reality

The reality is that once someone has had cancer, it my come back. The choice that I make daily is to live my life for today and not for “what ifs”. That doesn’t mean to say that the worry and the thought isn’t always with me. Three years later I can honestly say that I don’t think about it when I first wake up as I used to and certainly not as daily. That’s kind of nice. But never do I truly relax either. I’m in a constant vigilant mode. I still do physical checks. And every rash, headache, ache, pain, swelling, cough, etc., sends me to the depths of hell and back before I can get a grip on myself and have that conversation with myself about whether to really worry or not. It’s a challenge to sort these into “nothing to worry about” and “something to talk to the doctor about”. I fluctuate between wanting to know and not wanting to know. And then if I do report it to my doctor, as I did last week, the fear of the test results put me into a new hell. This is how cancer has changed my life. I don’t get to just complain about my aches and pains, I have to get tests.

This past week was beyond description. My freak-o-meter was off the charts. When I look back at the Don’t Panic post, I shake my head. It so does NOT reflect the actual panic I had. I have to also admit, that post was the only communication I gave anyone (other than Vince, of course) that something may be wrong. I guarantee you that my friends and family no longer read this blog the way they did before. It was a safe way to express myself and not worry anyone else.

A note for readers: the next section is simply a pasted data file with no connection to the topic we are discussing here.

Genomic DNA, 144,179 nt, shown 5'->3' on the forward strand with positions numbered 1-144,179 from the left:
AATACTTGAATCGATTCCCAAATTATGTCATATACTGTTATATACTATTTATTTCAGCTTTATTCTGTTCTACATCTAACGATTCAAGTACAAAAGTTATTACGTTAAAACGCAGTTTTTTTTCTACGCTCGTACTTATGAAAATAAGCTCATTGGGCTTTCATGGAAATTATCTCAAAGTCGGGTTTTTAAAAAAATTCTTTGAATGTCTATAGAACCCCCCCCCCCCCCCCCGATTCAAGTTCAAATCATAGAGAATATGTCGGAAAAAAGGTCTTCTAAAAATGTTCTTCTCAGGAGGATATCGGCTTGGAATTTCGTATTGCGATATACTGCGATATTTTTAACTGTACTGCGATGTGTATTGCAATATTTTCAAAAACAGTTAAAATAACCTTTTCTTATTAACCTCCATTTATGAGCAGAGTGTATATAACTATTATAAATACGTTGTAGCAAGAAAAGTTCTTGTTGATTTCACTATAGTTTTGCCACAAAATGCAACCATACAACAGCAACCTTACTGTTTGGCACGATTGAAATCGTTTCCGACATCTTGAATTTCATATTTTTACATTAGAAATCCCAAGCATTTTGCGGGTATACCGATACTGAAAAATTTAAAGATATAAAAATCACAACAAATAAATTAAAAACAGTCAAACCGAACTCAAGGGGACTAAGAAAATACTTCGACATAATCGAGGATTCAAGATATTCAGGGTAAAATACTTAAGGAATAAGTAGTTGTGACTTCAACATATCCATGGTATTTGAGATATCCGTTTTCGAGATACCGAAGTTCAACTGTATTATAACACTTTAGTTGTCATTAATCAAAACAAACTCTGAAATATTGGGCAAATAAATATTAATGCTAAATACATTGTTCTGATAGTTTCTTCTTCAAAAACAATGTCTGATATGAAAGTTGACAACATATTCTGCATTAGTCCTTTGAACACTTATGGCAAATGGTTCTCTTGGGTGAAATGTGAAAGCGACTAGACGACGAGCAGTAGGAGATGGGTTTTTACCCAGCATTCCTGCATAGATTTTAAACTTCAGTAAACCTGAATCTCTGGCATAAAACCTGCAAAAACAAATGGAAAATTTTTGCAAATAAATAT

When I got the “all clear” on Wednesday I sobbed (not just cried). How do I describe the thoughts and fears about chemotherapy, needles, fatigue, other side effects, and most importantly stage IV cancer? To go through it again? To wonder if I could do it again, if only to keep me going for a good while. Once was bad enough. To face my mortality this time knowing that there was an end and who knows how quickly. Remembering the long battle Tracy had. There aren’t any words that can cover the plethora of thoughts I had.

After I collected myself, I was able to share out loud the whole of the story with others. I kind of got shit from one friend. She told me that it wasn’t good to keep it all inside and that acknowledging my fears to a quiet, trusted sourceĀ  could be helpful to my overall anxiety to have someone calm around. I commented back that I would have had a lot of tears had I said it out loud. Her comeback? “Yours or mine?!?! Doesn’t matter. Tears dry up a lot faster than fear does.” Wow. I know good people.

I know that you can never truly know what I have gone through or what I go through now in my remission. I appreciate that everyone gives love and support.

namaste